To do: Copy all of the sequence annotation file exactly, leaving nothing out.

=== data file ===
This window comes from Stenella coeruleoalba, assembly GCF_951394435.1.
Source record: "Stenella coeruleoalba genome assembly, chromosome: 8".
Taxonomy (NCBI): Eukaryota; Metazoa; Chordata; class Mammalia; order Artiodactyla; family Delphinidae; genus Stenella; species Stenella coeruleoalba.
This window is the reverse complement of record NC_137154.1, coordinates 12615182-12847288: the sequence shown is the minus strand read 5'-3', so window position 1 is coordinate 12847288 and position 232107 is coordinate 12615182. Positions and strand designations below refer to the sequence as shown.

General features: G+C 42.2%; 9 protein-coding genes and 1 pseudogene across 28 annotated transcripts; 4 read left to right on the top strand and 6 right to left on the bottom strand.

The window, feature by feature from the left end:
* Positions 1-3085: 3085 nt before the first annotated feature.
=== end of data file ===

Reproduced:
This window comes from Stenella coeruleoalba, assembly GCF_951394435.1.
Source record: "Stenella coeruleoalba genome assembly, chromosome: 8".
Taxonomy (NCBI): Eukaryota; Metazoa; Chordata; class Mammalia; order Artiodactyla; family Delphinidae; genus Stenella; species Stenella coeruleoalba.
This window is the reverse complement of record NC_137154.1, coordinates 12615182-12847288: the sequence shown is the minus strand read 5'-3', so window position 1 is coordinate 12847288 and position 232107 is coordinate 12615182. Positions and strand designations below refer to the sequence as shown.

General features: G+C 42.2%; 9 protein-coding genes and 1 pseudogene across 28 annotated transcripts; 4 read left to right on the top strand and 6 right to left on the bottom strand.

The window, feature by feature from the left end:
* Positions 1-3085: 3085 nt before the first annotated feature.